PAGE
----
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Everything You Need To Know About Limescale

Have you ever noticed white, mineralized deposits around your faucets, on your tea kettle, or at the joints of pipes? That's limescale. Composed of minerals, it occurs when hard water, which is rich in the minerals calcium and magnesium, runs through your pipes. A little limescale might not seem like a big deal, but in fact it can cause a number of problems, from unattractive bathroom fixtures to blocked pipes. Knowing a bit about limescale can help you avoid it and get rid of it when it does appear.

The Risks of Limescale

Perhaps you don't care about a little white white residue around your faucets, but that's no reason to ignore limescale. If you have limescale on your faucets, it's probably also accumulating inside of your pipes, and that can lead to major plumbing issues down the road. Pipes may become partially or permanently blocked by limescale, and often the only solution once the problem starts affecting the flow of water is to replace the pipes. Limescale can also build up inside appliances that use water, such as dishwashers and coffee makers, reducing their lifespan.

How to Prevent Limescale

Limescale can be prevented by softening your water. Water softening systems remove the calcium and magnesium in hard water and replace it with sodium. Don't worry, this is not enough sodium to make your water taste salty. Water softeners are typically whole-home systems that treat water as it enters your home, so none of the water flowing  through any of your pipes leaves any deposits behind. Typically, you can have a water softener installed by a plumber or general contractor.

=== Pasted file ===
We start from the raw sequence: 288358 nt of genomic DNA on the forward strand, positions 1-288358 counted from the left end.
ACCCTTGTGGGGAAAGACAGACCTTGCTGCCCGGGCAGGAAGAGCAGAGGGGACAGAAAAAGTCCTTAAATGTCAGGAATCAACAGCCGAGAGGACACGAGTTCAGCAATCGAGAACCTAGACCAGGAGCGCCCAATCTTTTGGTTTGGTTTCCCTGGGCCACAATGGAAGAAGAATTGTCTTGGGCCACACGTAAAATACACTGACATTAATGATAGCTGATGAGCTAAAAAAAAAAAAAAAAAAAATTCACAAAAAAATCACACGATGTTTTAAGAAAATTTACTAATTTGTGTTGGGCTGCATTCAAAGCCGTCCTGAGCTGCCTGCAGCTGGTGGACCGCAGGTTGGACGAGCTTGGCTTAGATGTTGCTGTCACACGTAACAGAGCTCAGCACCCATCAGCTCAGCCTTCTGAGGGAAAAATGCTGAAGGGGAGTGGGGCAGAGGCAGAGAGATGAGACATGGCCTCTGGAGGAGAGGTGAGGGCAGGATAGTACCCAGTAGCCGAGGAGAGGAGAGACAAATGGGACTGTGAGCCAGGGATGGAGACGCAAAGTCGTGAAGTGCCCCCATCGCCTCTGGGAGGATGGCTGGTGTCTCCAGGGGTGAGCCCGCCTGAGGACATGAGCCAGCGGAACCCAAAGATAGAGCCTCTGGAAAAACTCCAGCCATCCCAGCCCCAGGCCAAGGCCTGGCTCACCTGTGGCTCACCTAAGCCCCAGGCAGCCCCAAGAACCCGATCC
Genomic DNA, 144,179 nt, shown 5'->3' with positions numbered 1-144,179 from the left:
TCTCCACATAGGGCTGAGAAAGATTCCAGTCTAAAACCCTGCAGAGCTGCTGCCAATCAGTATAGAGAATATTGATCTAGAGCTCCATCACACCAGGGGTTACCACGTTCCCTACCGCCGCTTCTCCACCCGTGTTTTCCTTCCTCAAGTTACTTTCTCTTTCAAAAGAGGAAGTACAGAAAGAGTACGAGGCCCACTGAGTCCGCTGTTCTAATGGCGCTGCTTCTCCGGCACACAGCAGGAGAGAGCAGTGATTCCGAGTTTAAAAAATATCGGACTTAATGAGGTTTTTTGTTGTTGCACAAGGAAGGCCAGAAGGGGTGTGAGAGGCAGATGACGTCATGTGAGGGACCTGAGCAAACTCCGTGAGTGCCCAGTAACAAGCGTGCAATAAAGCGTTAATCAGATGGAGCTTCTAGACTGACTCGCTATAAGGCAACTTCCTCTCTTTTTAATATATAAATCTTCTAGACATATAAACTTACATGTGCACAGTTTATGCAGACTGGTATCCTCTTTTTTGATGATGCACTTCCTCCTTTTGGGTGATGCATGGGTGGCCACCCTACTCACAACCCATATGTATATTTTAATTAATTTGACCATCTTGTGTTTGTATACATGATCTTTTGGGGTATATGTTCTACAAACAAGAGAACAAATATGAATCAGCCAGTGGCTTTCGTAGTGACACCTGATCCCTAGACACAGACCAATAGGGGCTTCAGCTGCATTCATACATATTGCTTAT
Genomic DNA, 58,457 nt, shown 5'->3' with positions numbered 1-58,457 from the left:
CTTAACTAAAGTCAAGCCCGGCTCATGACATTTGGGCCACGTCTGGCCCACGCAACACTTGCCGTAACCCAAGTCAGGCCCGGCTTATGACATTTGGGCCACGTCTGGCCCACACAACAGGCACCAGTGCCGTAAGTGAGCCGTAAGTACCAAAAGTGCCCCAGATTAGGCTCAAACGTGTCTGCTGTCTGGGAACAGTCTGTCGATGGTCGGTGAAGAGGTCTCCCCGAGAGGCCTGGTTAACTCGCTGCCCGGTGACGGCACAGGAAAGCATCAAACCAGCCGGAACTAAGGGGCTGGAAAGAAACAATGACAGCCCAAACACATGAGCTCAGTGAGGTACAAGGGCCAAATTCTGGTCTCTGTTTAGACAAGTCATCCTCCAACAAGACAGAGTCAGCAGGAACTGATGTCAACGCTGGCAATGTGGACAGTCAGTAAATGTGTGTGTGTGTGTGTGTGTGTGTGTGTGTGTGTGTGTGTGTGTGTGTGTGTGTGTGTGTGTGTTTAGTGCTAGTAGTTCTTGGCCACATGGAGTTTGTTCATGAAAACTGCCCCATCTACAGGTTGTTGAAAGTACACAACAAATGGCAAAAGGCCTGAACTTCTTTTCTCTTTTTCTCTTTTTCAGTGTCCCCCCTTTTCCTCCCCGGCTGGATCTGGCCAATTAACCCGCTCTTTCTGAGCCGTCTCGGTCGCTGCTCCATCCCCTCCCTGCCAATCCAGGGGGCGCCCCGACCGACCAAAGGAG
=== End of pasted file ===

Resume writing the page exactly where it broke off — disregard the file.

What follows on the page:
How to Remove Limescale

Removing limescale from your faucet is not too hard. All you have to do is make a paste out of baking soda and water, apply it to the faucet, and wipe it away after letting it sit for a couple of hours. You can also use a commercially prepared limescale remover if you prefer.

You can assume that if there is limescale in your faucet, there is also limescale in your pipes. Have a plumber come examine the extent of your limescale buildup. If it is minimal to moderate, your plumber may be able to use special chemical treatments to remove the deposits from your pipes. In cases where the pipes are almost completely blocked, you may be advised to have the pipes replaced, as cleaning them is very difficult once the limescale reaches a certain thickness.

Limescale is common throughout the United States, as many municipal water supplies have hard water. However, just because it is common does not mean it should be ignored. Addressing the problem now may prevent more costly plumbing repairs in years to come. For more information, contact a company like Blount's Speedy Rooter.


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